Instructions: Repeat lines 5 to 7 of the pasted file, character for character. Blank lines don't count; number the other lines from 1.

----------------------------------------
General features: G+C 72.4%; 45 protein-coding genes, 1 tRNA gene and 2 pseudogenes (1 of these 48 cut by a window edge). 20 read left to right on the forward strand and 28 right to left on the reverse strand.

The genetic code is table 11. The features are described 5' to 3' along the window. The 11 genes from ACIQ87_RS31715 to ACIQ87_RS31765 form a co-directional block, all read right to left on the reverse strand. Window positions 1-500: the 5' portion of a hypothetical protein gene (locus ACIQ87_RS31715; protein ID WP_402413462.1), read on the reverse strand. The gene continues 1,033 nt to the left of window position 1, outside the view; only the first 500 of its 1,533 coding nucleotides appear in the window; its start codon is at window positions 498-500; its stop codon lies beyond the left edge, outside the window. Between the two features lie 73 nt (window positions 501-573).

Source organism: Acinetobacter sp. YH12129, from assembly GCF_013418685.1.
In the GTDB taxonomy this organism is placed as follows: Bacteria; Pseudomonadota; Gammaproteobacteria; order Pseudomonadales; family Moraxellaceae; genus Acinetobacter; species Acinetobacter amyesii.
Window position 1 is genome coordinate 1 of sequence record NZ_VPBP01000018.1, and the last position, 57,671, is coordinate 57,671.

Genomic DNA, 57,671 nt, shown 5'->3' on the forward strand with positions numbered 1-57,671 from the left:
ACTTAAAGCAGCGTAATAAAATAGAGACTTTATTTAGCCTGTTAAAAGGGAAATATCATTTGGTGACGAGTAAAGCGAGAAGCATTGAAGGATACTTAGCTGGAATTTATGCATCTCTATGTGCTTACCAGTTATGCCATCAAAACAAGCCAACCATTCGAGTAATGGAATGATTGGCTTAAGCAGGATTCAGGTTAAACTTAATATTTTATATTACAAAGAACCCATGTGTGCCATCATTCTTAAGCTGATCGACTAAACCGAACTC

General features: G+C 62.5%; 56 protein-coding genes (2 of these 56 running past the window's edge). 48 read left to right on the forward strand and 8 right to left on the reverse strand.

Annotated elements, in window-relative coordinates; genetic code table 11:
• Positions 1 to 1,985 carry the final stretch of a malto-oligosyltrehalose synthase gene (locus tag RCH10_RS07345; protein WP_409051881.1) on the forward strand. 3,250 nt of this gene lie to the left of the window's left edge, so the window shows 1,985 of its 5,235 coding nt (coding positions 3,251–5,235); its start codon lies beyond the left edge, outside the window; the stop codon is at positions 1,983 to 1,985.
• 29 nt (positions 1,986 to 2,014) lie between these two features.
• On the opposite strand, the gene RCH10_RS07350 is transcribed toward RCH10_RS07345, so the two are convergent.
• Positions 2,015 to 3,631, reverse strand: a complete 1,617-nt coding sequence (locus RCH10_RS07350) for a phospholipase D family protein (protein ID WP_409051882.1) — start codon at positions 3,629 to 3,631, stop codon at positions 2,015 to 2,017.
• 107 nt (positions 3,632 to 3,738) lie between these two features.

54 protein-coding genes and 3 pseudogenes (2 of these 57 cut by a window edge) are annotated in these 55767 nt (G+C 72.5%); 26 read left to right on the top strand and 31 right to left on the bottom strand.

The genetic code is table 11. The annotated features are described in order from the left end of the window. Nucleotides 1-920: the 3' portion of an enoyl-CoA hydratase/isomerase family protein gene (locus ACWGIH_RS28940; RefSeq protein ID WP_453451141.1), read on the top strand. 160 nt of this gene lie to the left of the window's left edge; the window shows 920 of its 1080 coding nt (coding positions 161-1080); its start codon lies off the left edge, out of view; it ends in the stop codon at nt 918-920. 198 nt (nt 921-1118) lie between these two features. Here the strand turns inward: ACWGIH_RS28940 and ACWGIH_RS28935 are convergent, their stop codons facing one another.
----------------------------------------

Window position 1 is genome coordinate 1 of sequence record NZ_VPBP01000018.1, and the last position, 57,671, is coordinate 57,671.

Genomic DNA, 57,671 nt, shown 5'->3' on the forward strand with positions numbered 1-57,671 from the left:
ACTTAAAGCAGCGTAATAAAATAGAGACTTTATTTAGCCTGTTAAAAGGGAAATATCATTTGGTGACGAGTAAAGCGAGAAGCATTGAAGGATACTTAGCTGGAATTTATGCATCTCTATGTGCTTACCAGTTATGCCATCAAAACAAGCCAACCATTCGAGTAATGGAATGATTGGCTTAAGCAGGATTCAGGTTAAACTTAATATTTTATATTACAAAGAACCCATGTGTGCCATCATTCTTAAGCTGATCGACTAAACCGAACTC